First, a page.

How Did This Happen?
I mean, how did bikes happen to me, not, how did I happen to blog this week for Elden, although, I’ll tell you that if you want to know. Do you want to know? You do, don’t you? Whatever.
Here’s what happened. Last Friday, Elden IM’d me and said “Hey, I’m going to be moving next week, I need you to guest blog for me.”
I said “No.”
He said “So, you’ll have to log in as me, and MSN puts the date in for you automatically . . . “
I said “Hey, did you not hear me? I said No.”
He said “Whatever, anyway, 3 times will be enough, Monday, Wednesday, Friday I’m thinking.”
We went on like that for a bit, I’ll spare you the rest. I’ve known Elden for a long time. There’s no use arguing with him when he gets like that. And if I didn’t do this for him, you can be sure, he would get me back. Put pictures of me naked on the web (and, yes, he has some, and trust me, you don’t want to see them), steal all the power cords from my computer, have the shop mechanic fill my tubes with water. Get his brother in law to not pay me for a month. Something. Not worth it. So here I am. I don’t promise funny, or vitriolic, or anything.
I only promise to take up space. You know, like Chris Stevens in Northern Exposure. The radio station had one rule: No dead air. Dead being silent. I won’t be silent.
So How Did Bikes Happen?
To me, I mean. Well, by accident really. I was a ball and stick sport kind of guy in high school and college. Wasted my youth, really. I get angry just thinking about it. I grew up in Minnesota, but headed west to BYU for college, in order to fulfill my wildest dream, which was to conform to every expectation my family had for me. That went well, I think.
But toward the end of college, I had a friend who wanted to take me mountain biking, something I had never really heard of. He showed me a couple bikes he had, Cannondales, I think he called them Fat Boys. He told me they cost around $1,000 each. This was 1989, mind you, back when $1,000 meant something. Anyway, we rode up Rock Canyon, by most standards a really crappy ride. Talk about your first hit of Crack. I was immediately hooked.
However, since my parents were trying to wean me off the family teat, I was in no position to buy Ramen and Ketchup, much less a $1,000 bike, so I went back to the balls and the sticks.
But a few years later (after I met and married Kim), a favorite professor of ours, Cecilia Farr and her husband, Tracy, took Kim and me to Moab, where we rode Slickrock. Can you feel the weight of history? That was 1991, the bike was a Giant Sedona (later outfitted with a bitchin Rock Shox Mag 20), and I was wearing short John Stockton style shorts, no shirt, and Tevas.
Yes, I have pictures. No, you can’t see them. But my life was changed forever.
I could document my life since by listing children (3), or jobs (who cares), or houses (4). But it’s more accurate to do it by listing bikes. This is like in the movie Gattaca, where they go around checking people’s DNA to see if they’re cool or a likely sex partner. But bike history gives you a better idea of compatibility than DNA or sexual history.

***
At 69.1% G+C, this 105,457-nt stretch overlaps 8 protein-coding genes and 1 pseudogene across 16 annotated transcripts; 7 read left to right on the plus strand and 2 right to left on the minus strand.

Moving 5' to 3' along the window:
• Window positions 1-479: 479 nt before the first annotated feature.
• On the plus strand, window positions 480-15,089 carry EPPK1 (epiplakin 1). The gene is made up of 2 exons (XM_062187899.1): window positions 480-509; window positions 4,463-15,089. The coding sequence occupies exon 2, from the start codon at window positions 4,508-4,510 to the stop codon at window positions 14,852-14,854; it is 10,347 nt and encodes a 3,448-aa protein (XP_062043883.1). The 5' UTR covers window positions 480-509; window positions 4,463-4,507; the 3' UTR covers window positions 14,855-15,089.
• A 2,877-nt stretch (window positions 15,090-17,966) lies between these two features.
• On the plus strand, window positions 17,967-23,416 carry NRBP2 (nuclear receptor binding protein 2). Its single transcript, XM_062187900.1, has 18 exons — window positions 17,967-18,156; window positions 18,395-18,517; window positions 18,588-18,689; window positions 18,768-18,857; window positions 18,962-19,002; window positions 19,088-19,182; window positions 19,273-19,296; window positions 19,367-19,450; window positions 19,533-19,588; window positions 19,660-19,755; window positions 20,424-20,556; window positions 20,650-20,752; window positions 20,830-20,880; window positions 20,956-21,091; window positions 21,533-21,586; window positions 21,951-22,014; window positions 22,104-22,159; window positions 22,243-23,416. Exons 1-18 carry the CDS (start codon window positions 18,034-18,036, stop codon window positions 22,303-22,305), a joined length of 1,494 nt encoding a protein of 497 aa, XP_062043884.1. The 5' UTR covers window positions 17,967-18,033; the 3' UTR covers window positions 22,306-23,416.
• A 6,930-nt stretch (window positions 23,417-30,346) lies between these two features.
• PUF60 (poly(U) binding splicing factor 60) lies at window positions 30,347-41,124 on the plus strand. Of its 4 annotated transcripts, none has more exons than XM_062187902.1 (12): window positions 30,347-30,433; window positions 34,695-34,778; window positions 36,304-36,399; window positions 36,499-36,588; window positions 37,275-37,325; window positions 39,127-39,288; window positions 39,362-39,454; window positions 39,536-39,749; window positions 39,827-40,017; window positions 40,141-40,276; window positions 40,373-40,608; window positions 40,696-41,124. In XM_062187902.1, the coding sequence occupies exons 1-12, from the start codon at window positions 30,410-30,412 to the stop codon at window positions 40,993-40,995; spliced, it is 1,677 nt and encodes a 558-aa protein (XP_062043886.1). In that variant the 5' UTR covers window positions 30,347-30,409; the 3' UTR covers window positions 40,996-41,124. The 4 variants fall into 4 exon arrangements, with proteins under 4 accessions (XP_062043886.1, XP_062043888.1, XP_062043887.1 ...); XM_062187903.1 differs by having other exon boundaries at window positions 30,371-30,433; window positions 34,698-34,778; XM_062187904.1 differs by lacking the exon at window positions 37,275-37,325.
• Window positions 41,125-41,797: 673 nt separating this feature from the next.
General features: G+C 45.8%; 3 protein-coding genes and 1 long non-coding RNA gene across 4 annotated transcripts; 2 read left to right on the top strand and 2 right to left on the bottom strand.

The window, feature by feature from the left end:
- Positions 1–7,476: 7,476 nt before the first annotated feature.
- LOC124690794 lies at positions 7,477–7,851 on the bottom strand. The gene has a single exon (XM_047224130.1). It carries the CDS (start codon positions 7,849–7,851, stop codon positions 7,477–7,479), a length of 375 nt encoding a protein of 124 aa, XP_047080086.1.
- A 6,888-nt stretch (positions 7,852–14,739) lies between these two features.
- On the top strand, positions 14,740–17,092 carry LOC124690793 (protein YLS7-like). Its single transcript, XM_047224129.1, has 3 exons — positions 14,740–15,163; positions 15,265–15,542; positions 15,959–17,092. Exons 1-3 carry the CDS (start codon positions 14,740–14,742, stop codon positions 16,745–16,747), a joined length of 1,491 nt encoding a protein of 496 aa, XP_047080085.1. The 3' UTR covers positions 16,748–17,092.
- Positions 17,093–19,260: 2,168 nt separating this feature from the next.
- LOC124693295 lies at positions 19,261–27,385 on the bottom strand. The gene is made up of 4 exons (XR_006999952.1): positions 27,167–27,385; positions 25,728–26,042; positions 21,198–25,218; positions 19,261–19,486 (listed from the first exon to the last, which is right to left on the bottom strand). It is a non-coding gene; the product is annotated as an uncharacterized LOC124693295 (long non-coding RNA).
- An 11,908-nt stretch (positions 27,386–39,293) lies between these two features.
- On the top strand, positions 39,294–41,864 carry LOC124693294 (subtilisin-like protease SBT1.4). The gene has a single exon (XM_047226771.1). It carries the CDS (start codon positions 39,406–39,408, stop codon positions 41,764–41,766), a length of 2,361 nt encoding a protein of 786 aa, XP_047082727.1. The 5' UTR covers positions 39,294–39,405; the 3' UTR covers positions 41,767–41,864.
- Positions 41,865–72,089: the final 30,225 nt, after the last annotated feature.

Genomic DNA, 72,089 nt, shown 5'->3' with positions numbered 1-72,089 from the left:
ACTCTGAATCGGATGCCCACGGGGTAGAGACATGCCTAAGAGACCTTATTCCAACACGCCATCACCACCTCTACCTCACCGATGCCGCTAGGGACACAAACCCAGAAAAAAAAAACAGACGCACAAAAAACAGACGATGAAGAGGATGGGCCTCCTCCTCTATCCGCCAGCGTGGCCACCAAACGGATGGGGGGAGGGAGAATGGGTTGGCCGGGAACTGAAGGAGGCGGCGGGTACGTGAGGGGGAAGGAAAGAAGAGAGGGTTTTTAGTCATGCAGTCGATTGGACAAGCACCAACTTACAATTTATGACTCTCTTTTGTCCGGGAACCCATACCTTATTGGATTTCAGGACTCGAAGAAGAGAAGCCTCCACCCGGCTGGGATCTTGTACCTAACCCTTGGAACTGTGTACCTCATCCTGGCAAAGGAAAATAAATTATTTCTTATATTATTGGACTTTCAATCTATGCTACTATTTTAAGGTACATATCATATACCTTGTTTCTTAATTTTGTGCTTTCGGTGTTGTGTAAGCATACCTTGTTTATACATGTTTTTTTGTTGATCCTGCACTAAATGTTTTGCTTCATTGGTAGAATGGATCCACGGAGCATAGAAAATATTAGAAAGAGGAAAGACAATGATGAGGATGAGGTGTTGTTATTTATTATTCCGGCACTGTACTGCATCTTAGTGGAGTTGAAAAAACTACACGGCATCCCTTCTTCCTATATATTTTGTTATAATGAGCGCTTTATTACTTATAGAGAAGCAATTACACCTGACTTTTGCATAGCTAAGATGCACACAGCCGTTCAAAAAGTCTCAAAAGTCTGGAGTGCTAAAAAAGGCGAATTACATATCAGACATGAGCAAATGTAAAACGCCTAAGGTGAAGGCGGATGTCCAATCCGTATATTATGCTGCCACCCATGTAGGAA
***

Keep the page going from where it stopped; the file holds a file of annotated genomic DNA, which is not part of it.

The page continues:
Here are the bikes I’ve had:
The aforementioned Giant Sedona (The guy at Gorilla Bikes talked me up from the cheaper model, exposing a serious flaw in my character).
Jamis Dakar Sport (At various times rigid, Amp fork, and Softride stem. The Spectre Ultralight seatpost broke off under me halfway down Porcupine Rim. I still have the scar.)
Bridgestone, MB1 (Rigid, until I broke the fork off at the crown during the inaugural 24 Hours of Moab, on my first night lap).
Schwinn Homegrown Full (I scored this bike by BS’ing my way onto a grass roots racing pro-form—it was later stolen out of my in-law’s backyard, after a Wasatch Crest night ride).
Schwinn Homegrown Hardtail (Purchased with insurance money, later sold to bro-in law as his first real bike. He now kicks my ass, all the time.)
Salsa a la Carte (Got this back when they made these by hand, I dented it at the Tour of Canyonlands race, converted it to a singlespeed in a premature singlespeed phase, eventually phased it out).
Bridgestone RB1 road bike (Totaled in head on collision with large delivery van, along with parts of my body).
Gary Fisher Supercaliber, Marzocchi Z1 (Sold on MTBR to someone who then objected to several missing teeth on the big ring. Where did I lose those?)
Lemond Zurich Road (Sold after I was run off the road on the Alpine Loop by a woman in an SUV searching for a tissue. She was a really nice lady. I still have the scars.)
Cannondale R2000 CAAD 7 Road (I still have this bike, and plan to have it forever. The top tube is slightly bowed from when Kim drove into the garage with bikes on top, one week after I got this bike. Doesn’t seem like a structural problem, although I think about it when I get up over 55mph.)
Cannondale Gemini (Six inches front and back. I still have this bike, I loved this bike, but I haven’t ridden it in two years, which brings us to . . .)
Surly Karate Monkey SS 29er (Bought it used from Brad, this is the best bike I’ve ever had. It weighs about 30 lbs, which isn’t exactly optimal for a singlespeed. I plan to get new wheels, rigid fork, maybe put on old XTR V-brakes I have lying around. I finally counted the gearing when Brad eased it up for me for White Rim, moving from a 32X18 to a 32X20. I loooove this bike. I’m telling you, I will buy and sell no more forever.)
Here’s the Thing
My friend Paul, the judge, once asked me how I liked some tchocke I was riding in Moab. After I gushed for a minute, he said, “I don’t know why I asked you, you’re not trustworthy. You always think whatever you’re riding right now is the best thing ever.”
And he’s right. That’s how it’s turned out. The best bike in the world is the one I’m riding right now. Always. Always and forever.